The contest required a 20 second audition veto that needed a 5 second intro as to why you should be considered but also a 15 second dance routine as to why you should also be a qualified dancing contestant. She listened to the radio every night to hear those that called in and said they would be the next ABBA Dancing Queen.
There was a girl that she had known since childhood that was so pretty that when boys saw her in the passageways of the school they stopped and yelled things at her like she was a star, things she didn't understand, but knew they were important. She knew about lips and licking and icecream but she wished she was that to them on the dance floor. She would be one day.
She practiced her routine. Hard. As fast and as rigorous as she could. She sweated and slept in her workout clothes. She fell asleep to her music, her secret song that she told noone about, not even her most trusted companion, her mental journal! She knew how it worked, if you wrote it down, love would betray you and your secrets would be gone. Dance was this and nothing would betray her from him…or her. Or it. Nothing.
As the competition deadline got closer she had to find a video editrix. Someone that could embody her style of her work. Make it personal but also flamboyant at the same time. But she had no friends and no where to go so she started to think.
But then she realized she had no friends, so she was out of ideas again.
So she went to the only place she knew
She went to the drama department and asked the first person she saw. A boy Nam Nam McCready that was tall and dreamy like a luscious little rainbow popscicle that you bought with the last pennies you found in your parents couch and when you opened it you wanted to eat it but it was so luscious and dreamy that you just let it melt on your hands and told everyone that you did. Eat it I mean. He said yes, of course with conditions, those being that she eat him; like he was luscious and dreamy like a popsicle and not to let any of it spill on her hand like in her imagination but to make sure that all went into her mouth and she said yes and got that over with and Sean went about constructing a set out of the leftover material from a previous one act. But give me a fuckin' toss. I'm shooting for something here. Listen to me.
It was soft and frilly. It was big and fluffy. And the music, was well, less than expected. It came from a boom box in a corner and sounded like it. Sean suggested she act like she sing along with it against her own better judgments and she did a run through that she wasn't proud of but she soldiered on, after all, that's what dance was about, sacrifice. But then he wasn't happy and she wasn't happy and he started talking about the rainbow popsicle again and she remembered…that was how they met?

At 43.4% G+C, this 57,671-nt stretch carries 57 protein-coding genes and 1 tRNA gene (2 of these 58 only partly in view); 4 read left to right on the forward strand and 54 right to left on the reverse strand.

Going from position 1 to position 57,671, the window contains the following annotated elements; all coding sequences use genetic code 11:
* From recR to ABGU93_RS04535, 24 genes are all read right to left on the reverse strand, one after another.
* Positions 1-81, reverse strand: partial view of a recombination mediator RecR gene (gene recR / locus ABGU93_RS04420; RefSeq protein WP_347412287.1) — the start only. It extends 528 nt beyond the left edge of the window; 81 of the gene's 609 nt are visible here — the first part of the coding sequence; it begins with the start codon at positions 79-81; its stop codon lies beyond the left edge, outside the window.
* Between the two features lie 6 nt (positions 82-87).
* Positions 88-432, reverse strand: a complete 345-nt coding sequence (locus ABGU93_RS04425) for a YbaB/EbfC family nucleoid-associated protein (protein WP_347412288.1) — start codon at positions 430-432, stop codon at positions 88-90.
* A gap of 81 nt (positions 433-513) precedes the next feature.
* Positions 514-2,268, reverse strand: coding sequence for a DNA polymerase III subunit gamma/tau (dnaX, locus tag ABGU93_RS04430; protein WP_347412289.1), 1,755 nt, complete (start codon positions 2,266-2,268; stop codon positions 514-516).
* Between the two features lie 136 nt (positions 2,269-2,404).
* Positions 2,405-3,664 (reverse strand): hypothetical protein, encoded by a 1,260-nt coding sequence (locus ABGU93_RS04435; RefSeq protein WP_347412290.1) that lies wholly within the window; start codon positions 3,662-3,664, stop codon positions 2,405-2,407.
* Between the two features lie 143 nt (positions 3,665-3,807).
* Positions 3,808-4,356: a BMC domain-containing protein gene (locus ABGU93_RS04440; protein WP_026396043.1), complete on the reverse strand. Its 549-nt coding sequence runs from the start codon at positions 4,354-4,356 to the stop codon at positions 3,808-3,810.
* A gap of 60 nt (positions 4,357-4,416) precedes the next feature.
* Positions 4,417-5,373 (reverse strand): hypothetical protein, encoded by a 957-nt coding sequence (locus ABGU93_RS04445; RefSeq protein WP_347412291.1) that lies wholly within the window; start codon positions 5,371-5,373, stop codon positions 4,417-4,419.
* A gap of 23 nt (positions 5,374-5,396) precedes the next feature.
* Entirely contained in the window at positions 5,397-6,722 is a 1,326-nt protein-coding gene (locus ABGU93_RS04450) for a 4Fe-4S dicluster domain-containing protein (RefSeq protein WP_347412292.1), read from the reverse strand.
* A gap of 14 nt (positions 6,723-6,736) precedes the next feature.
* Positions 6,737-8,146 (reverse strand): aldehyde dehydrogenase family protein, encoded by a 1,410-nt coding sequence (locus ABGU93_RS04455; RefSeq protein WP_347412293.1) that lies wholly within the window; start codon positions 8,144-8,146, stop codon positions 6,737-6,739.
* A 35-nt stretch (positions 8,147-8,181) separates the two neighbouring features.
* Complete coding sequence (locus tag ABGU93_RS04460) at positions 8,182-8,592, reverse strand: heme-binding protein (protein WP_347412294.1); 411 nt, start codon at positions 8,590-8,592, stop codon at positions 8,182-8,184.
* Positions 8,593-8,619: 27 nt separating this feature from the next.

So she said, lets do it again this time without the nudity and the close-ups and "all that" and just the music and the dance, oohhh…the dance she loved so much. He acquiesced, she did it and they stopped. She looked at it and knew it was a keeper. She made him put it on a tape, did the popsicle thing a few more time than she wanted, and waited for the radio station to call.
The days creeped like extra pounds on a scale that she had tried so hard to get rid of before a contest. And as the sunshine came and fell at dawn so did her hope that they would ring her in the respect that her at her discarded dawn in her shoes deserved.
She fell that day. Down the stairs of her parents stairs marked with photos of her as a dancing queen at the age of five in front of so many at the Shawnasee music hall, when she did a rendition of 80's Tiffany that left people stunned and speechless hoping for more but got nothing else. The picture of her at the high school dance lesson where they took photos through a window that they told them was one way but wasn't and all the people including her parents saw her trip and fall into that pirouette of Billy Jean. She fell like bricks. Bricks dropped on a sack of potatoes. And crushed by a flaming bag of shit. That was set on fire and rubbed in her face to make her know that she wasn't worth it it.
The contest deadline came and the phone call came and she knew she was a lost cause and nursed her wounds and hoped that…they called.
They did, they said they liked her tape and wanted her to come in for the live radio audition. Her spirits filled. Her leg welled. As th blood rushed to her brain so did the passion for dancing to her heart.